One of the most discussed features of the Canon EOS 5D Mark IV is Image Microadjust. This uses the slight difference in perspective between the left and right-facing halves of the split 'dual' pixels to fine-tune the effective focus point of the images.

Like everyone else, we were interested to see what degree of refocusability this gave.

If you're wondering: 'will this let me correct which eye my portrait is focused on?' the answer is a resounding 'no'. Indeed, even if the question is: 'can I shift the focus back from the eye lashes to get the iris sharp,' the answer isn't much more positive.

Dual Pixel Image Microadjustment

We set up the 5D Mark IV with EF 35mm F1.4L II USM at F1.4, set up at approximately 25x focal length distance from our LensAlign target. The Dual Pixel Raw file was then processed in Digital Photo Professional (DPP) to see how much the maximum backward and forward adjustments could move focus.

+5 (Max backward adjustment) 0 (No adjustment) -5 (Max forward adjustment)

AF (Lens) Microadjustment

For comparison, here's the amount of adjustment that can be achieved using AF microadjustment - the traditional method for calibrating your lens to your body to correct back/front-focus issues. The rollover starts at +1 as this is the degree of adjustment needed by this lens on this body.

 +20  +10  +3  +2  +1  0  -1  -2  -3  -10  -20

Real-world difference

To demonstrate the real-world impact image microadjust might have on a traditional head-shot portrait, we shot Carey with an EF 85mm F1.8 at F1.8.

This portrait was very slightly front focused, so we tested the degree to which it can be refocused, backwards. For each of the adjustments, 'Strength' was set to 10 to maximize the input from one set of pixels.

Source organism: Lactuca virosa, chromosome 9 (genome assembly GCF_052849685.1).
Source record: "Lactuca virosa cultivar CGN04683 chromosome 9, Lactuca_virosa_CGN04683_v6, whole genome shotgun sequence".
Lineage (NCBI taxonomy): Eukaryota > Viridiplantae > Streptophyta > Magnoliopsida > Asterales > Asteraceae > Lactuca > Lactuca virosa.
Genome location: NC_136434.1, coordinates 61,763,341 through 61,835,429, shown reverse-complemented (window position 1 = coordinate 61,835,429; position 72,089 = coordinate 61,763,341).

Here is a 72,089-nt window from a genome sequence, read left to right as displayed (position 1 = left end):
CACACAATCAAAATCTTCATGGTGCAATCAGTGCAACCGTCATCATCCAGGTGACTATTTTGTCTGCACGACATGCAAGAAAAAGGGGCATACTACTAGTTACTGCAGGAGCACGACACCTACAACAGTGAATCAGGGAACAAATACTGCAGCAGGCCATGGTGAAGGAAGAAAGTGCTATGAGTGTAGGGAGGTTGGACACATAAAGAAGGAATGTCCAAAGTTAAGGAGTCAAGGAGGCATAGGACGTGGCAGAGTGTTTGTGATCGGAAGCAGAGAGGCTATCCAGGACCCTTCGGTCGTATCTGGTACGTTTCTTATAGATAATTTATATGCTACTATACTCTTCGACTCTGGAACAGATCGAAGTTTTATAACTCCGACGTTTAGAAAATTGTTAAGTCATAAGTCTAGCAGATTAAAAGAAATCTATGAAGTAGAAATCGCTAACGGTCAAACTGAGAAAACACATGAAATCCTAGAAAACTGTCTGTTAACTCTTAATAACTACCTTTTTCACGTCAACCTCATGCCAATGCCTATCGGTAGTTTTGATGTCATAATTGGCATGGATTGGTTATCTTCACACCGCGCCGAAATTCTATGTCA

+5 (Max backward adjustment) 0 (No adjustment) -5 (Max forward adjustment)

Interestingly, it appears the images become noticeably softer when you apply forward or backward adjustment, which may mask some of the advantages of the focus shift (there's a chance that slightly better-looking results will be possible if you apply higher levels of sharpening to the microadjusted images). However, the degree of correction we're seeing is so small (on the order of -2 to +2 in terms of traditional AF microadjustment) that we wonder whether it's worth the effort of incorporating DPP into your workflow, especially given its slow performance even on a fast computer. Or the doubling in file size.

+5 (Max backward adjustment) 0 (No adjustment) -5 (Max forward adjustment)

Horizontal portrait shot with 70-200mm F2.8 at 200mm F2.8

Overall, traditional 'AF (lens) microadjustment' is a much more powerful tool for achieving pinpoint sharpness and ensuring any particular lens is properly calibrated to your body. It appears the Dual Pixel CMOS design's primary value is what it was designed to do: easy-to-use and accurate Dual Pixel AF, rather than a means of correcting slight focus error. We hope to see more capable implementations in the future as Canon iterates on the technology.